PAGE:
New Lancet study shows air pollution kills 33,000 people every year in India’s major urban centers

Most of the victims of bad air in India’s major cities are working people who cannot access adequate healthcare facilities

July 05, 2024 by Peoples Dispatch
Photo: Sumita Roy Dutta

Air pollution in many of India’s major cities is responsible for over 7.2% of all deaths, claims a new Lancet study. The study, released on Thursday, July 4, recommends the government take immediate measures to reduce the presence of deadly substances from air circulating in its cities.  

Claimed to be the first of its kind, the multi-city study examined the association between short term exposure to cancer causing PM2.5 and daily mortality. The study concludes that every year, at least 33,000 more people die in India’s ten major cities, mostly due to the difference in air quality standards between the World Health Organization (WHO) and the Indian government.

Researchers looked at 3.6 million recorded deaths in ten major Indian cities between 2008 and 2019, and the daily concentration of microparticles called PM2.5 in the air surrounding them. The cities studied were Delhi, Mumbai, Kolkata, Chennai, Hyderabad, Bangalore, Ahmedadabd, Pune, Shimla, and Varanasi. 

The study found that Dehli had the highest percentage of deaths attributed to air pollution. Over 12,000 of annual deaths, or almost 12% of all recorded deaths in Delhi between 2008 and 2019 were caused by the exposure of PM2.5.

However, cities which are usually considered to have better air quality, such as Mumbai and Kolkata, also had high death rates caused by air pollution.

PM2.5 are micro pollutants less than 2.5 microns or less in length. These pollutants are usually generated by the burning of transport fuel or industrial activities. According to WHO, 15 micrograms of PM2.5 per cubic meter of air is safe. However, the Indian government considers the presence of 60 micrograms per cubic meter of PM2.5, four times the WHO standards, as being safe. The study finds that the difference in standards is a major reason for excess deaths caused by air pollution in India.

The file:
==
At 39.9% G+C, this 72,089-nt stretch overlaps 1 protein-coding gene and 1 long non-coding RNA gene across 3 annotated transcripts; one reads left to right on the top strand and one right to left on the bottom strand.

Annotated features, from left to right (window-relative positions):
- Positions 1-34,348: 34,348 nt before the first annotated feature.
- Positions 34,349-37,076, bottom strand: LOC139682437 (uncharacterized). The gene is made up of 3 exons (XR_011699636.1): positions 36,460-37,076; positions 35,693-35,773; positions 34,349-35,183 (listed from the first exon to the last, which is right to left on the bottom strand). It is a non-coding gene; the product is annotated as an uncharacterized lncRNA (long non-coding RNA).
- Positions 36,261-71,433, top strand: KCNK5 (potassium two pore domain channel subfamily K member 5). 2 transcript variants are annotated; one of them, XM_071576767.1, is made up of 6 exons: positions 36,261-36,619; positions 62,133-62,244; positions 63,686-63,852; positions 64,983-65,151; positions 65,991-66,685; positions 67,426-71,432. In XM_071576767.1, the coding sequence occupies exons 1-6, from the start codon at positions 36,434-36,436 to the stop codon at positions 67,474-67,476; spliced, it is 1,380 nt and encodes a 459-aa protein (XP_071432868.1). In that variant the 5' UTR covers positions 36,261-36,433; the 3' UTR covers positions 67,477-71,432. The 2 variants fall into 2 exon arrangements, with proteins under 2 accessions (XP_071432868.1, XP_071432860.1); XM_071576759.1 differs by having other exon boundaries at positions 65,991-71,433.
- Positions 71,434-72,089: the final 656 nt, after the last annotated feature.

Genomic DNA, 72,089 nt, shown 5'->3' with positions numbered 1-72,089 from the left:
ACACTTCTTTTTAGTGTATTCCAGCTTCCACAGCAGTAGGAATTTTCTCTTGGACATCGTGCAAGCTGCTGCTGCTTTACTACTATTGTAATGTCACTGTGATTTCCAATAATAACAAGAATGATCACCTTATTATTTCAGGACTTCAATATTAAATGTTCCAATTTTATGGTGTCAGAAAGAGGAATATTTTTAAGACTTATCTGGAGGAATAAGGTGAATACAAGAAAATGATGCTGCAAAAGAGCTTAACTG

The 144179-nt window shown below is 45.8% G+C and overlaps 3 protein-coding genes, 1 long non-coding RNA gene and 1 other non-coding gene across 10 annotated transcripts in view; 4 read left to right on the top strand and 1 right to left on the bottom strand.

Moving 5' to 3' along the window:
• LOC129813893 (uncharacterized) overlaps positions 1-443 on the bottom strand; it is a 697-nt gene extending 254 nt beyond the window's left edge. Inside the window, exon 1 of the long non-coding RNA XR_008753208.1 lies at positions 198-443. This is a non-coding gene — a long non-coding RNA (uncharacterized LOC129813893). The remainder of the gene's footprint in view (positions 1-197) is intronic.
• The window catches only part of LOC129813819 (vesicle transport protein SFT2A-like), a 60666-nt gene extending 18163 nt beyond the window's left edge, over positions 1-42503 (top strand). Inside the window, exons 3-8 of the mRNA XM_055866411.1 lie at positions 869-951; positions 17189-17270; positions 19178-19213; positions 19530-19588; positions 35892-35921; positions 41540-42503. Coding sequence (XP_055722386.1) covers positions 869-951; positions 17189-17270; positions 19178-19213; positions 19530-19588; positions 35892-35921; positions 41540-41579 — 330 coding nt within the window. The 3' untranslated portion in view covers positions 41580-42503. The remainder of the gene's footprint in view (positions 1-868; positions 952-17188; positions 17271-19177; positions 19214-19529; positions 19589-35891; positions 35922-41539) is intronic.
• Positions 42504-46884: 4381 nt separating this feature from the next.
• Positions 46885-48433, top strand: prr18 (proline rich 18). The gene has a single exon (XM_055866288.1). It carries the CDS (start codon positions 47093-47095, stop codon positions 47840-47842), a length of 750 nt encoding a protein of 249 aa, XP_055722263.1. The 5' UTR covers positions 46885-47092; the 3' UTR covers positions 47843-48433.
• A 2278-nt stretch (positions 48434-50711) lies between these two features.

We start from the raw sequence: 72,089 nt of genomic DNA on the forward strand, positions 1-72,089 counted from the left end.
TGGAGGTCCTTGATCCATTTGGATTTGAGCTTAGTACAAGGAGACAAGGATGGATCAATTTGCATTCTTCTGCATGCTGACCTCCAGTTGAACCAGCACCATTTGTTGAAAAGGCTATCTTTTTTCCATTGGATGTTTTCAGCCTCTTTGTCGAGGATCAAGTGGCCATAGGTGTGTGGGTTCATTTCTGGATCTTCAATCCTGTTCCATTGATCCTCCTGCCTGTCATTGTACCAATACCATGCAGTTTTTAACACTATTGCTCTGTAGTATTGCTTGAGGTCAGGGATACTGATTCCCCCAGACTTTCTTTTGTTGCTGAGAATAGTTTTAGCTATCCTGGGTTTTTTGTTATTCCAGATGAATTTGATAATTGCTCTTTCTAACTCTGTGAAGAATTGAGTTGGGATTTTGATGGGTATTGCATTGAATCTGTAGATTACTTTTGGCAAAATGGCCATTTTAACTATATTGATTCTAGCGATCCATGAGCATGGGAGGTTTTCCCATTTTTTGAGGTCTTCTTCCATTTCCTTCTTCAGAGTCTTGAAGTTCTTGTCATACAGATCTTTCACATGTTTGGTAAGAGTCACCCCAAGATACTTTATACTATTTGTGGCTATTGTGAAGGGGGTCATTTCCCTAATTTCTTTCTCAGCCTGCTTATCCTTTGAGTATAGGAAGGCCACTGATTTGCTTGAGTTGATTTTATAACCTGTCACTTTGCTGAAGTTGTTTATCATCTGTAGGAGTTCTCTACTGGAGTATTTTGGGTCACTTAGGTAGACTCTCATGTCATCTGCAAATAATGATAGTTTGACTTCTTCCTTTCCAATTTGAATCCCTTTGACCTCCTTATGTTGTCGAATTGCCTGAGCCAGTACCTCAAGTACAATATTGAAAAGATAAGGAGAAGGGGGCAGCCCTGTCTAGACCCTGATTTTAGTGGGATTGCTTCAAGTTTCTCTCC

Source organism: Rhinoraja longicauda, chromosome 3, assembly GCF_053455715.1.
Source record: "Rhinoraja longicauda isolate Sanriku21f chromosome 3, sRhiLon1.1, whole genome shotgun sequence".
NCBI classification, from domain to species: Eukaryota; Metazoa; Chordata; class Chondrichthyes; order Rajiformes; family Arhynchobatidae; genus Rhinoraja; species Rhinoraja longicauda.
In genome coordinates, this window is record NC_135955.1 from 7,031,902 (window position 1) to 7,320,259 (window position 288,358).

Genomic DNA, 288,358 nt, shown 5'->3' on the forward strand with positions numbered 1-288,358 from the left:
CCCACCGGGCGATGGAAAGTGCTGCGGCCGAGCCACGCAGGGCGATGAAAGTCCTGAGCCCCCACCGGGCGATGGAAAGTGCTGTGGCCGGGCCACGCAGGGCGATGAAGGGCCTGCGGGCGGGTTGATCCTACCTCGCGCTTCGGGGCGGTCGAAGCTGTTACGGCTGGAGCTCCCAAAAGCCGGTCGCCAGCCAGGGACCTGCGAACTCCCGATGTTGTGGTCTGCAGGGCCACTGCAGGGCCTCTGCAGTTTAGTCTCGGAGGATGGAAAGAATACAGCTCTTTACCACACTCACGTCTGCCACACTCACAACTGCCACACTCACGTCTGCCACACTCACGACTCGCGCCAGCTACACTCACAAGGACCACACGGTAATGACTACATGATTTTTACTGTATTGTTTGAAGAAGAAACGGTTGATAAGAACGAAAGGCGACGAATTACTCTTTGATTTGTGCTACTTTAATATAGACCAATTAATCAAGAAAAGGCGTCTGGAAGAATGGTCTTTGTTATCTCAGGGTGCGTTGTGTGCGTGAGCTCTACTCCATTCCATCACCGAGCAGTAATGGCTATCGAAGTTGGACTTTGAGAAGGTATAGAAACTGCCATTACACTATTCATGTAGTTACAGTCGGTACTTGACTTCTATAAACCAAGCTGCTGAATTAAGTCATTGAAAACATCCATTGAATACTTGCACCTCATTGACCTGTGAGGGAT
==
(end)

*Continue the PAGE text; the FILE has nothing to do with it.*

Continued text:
The study claims that exposure to above the WHO’s recommended levels of PM2.5 for around 48 hours can worsen life expectancy at collective levels. Most Indian cities have been found to be among the world’s most polluted cities.

The presence of PM2.5 in cities such as in Delhi is often found to be many times higher than even the limits of the Indian government, particularly during the winter days. During November last year it topped 390 micrograms per cubic meter. 

Studies show that it is mostly working class people in the cities who are affected by bad air quality. They often continue to work even if there are red alert emergencies issued because of bad air quality, exposing themselves for longer hours to deadly conditions and often falling sick. Privatization of health care means most working people cannot even afford to get proper treatment, which ultimately means untimely death or incapacitation.

According to a previous report by the Lancet, air pollution caused at least 1.67 million premature deaths in India in 2019 alone. The State of Global Air (SoGA) report, released in June said that every day at least 464 children die in India due to air pollution which now ranks as the second leading health hazard for children worldwide.   

The Indian state has failed to take the problem of air pollution seriously and implement measures to control the falling quality of air in its big cities. Government inaction has left most Indian cities unlivable, particularly for the poor and working classes.